Tekken, one of Namco-Bandai’s most esteemed fighting franchises, is seeing its first retail release on the next-gen consoles. Check out our full review to see if Tekken 6 is still deserving of the title, The King of Iron Fist…
Tekken 6 is, at its heart, an extremely deep martial arts fighting game. As deep as it is, it’s also great for casuals and button mashers, as the gameplay is very straightforward and simplistic. Each one of the face buttons corresponds to a different limb, and holding back blocks. Even though the gameplay is easy enough for anyone to pick up and play, it offers extreme levels of depth for seasoned players. Each character has their share of special moves, counters, combos and more. Practiced players can pull off devastating 10 hit combos.
Players can hone their skills in a number of included modes; the standard fighting genre modes are there, such as Practice and Vs., but Tekken 6 shakes things up a bit with a number of other modes, such as Ghost Battle, Time Attack, Survival, and Team Battle. Team battle is great; players choose up to 8 characters to put up against a friend or the CPU, and winners regain a small amount of health in order to keep on fighting. There is also an online mode where players can put the smack down on PlayStation Network users across the globe. While testing out the online mode, I had a few connection errors to start, but once connected to an opponent, the experience was seamless.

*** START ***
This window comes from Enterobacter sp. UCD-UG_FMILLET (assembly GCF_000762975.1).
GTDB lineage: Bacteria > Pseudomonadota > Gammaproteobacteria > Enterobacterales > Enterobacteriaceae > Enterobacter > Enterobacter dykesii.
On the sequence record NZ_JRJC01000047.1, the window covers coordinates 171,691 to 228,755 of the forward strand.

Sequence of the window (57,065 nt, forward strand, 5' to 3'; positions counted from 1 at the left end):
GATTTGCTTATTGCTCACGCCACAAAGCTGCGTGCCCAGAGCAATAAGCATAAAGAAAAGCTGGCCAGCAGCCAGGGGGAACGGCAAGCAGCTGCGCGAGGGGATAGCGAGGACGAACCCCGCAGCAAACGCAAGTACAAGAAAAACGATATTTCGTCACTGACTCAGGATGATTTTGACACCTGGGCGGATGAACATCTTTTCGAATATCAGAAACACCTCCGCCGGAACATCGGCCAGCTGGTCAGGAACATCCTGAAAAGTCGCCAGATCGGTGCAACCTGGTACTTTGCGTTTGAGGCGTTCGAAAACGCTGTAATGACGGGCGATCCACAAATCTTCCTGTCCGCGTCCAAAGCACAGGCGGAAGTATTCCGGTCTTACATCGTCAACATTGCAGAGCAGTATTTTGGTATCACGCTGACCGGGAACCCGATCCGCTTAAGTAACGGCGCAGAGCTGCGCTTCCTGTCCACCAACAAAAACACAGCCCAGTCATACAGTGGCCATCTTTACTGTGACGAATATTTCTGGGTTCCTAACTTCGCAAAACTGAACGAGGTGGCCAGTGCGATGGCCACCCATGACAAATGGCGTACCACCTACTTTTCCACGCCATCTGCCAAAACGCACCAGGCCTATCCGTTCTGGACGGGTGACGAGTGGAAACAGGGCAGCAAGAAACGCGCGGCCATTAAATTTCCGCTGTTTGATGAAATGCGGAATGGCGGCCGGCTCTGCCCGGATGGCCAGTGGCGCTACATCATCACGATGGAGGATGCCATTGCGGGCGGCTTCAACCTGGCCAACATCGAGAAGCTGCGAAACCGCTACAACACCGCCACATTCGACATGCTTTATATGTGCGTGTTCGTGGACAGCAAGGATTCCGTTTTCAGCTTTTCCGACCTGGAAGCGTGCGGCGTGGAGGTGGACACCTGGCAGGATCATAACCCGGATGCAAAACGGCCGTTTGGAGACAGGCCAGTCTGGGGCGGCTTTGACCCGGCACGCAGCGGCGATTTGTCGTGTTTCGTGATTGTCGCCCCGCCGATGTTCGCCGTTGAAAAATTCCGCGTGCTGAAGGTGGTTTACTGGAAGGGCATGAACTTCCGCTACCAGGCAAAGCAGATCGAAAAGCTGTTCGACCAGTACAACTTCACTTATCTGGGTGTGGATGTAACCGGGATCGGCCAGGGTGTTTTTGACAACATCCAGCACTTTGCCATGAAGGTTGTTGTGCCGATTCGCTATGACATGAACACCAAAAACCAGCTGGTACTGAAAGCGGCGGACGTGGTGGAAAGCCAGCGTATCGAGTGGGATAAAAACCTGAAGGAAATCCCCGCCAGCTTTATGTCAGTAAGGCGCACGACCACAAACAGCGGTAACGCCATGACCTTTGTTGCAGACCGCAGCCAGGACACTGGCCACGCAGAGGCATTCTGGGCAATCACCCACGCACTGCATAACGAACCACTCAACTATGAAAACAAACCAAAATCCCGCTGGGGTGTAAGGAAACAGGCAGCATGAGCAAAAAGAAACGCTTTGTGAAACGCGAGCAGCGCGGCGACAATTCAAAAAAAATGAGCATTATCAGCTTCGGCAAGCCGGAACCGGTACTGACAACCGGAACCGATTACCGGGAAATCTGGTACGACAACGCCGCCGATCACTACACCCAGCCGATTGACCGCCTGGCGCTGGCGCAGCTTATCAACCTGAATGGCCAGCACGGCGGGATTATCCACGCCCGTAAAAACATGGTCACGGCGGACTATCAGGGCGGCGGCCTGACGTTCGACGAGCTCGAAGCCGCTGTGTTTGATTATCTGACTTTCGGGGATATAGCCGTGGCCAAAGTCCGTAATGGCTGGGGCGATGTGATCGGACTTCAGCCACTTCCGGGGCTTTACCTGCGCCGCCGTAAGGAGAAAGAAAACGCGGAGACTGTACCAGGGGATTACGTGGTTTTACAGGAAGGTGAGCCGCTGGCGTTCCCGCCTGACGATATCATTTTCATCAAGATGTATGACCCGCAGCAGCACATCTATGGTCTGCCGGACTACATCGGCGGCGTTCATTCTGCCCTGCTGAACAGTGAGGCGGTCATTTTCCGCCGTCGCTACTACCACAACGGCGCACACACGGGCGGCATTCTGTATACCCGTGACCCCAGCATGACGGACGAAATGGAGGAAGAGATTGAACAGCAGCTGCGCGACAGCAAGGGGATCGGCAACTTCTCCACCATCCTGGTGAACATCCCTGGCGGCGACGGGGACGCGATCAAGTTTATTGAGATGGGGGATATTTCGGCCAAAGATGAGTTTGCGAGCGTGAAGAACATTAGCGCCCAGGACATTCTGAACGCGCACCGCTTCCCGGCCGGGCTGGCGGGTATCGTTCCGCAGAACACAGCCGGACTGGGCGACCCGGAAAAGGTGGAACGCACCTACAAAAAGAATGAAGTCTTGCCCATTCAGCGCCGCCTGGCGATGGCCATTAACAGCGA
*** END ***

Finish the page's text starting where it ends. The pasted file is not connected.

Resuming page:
The game features a story mode, but as with most fighting games, this feels tacked on. The story mode seems to be a prominent feature in Tekken 6, but it really serves as nothing more than a weak distraction from the actual fighting.
This game features the largest roster in a Tekken game ever–a whopping 40 characters. Each character is perfectly animated, detailed, and has his or her own unique move set. All of the fighters are perfectly balanced, although the long-time series vets such as Law, King, or Heihachi seem to be a tad more powerful. But that might also be attributed to the fact that they’ve received more playtime over the years, resulting in more expertise with those characters.
Although the roster is large, there are plenty of characters lacking, well… character, especially the newer combatants. I found myself sticking with tried and true series mainstays. mostly because the new additions were so uninspiring. Out of the new characters (Miguel, Bob, Leo, Zafina, Lars and Alisa), the only one that was fun to play as was Alisa, mainly for her over the top, humorous move-set.
The characters and environments are gorgeous. The graphics in Tekken 6 are magnificent for a fighting game, and more along the lines of Namco-Bandai’s other flagship fighting franchise, Soul Calibur. Some environments feature destructible areas, but they are a tad on the cheesy side.
Sadly the game suffers from lengthy load times. Even after the optional 4+ GB install, the load times are still long enough to take players out of the action. However, the game is good enough that it’s actually worth the wait.
Fighting is the star of Tekken 6, so those who are looking for a deep, interesting story mode should move on. However, fighting is what Tekken does best, and this latest iteration in the King of the Iron Fist Tournaments is the best the franchise has to offer. The massive roster, the extensive move list for each character, and tough (but not cheap) AI make Tekken a must buy for any fan of fighting games.
PlayStation LifeStyle’s Final Score
Story mode wasn’t enjoyable
One of the deepest, most fluid, and most accessible fighting games on the market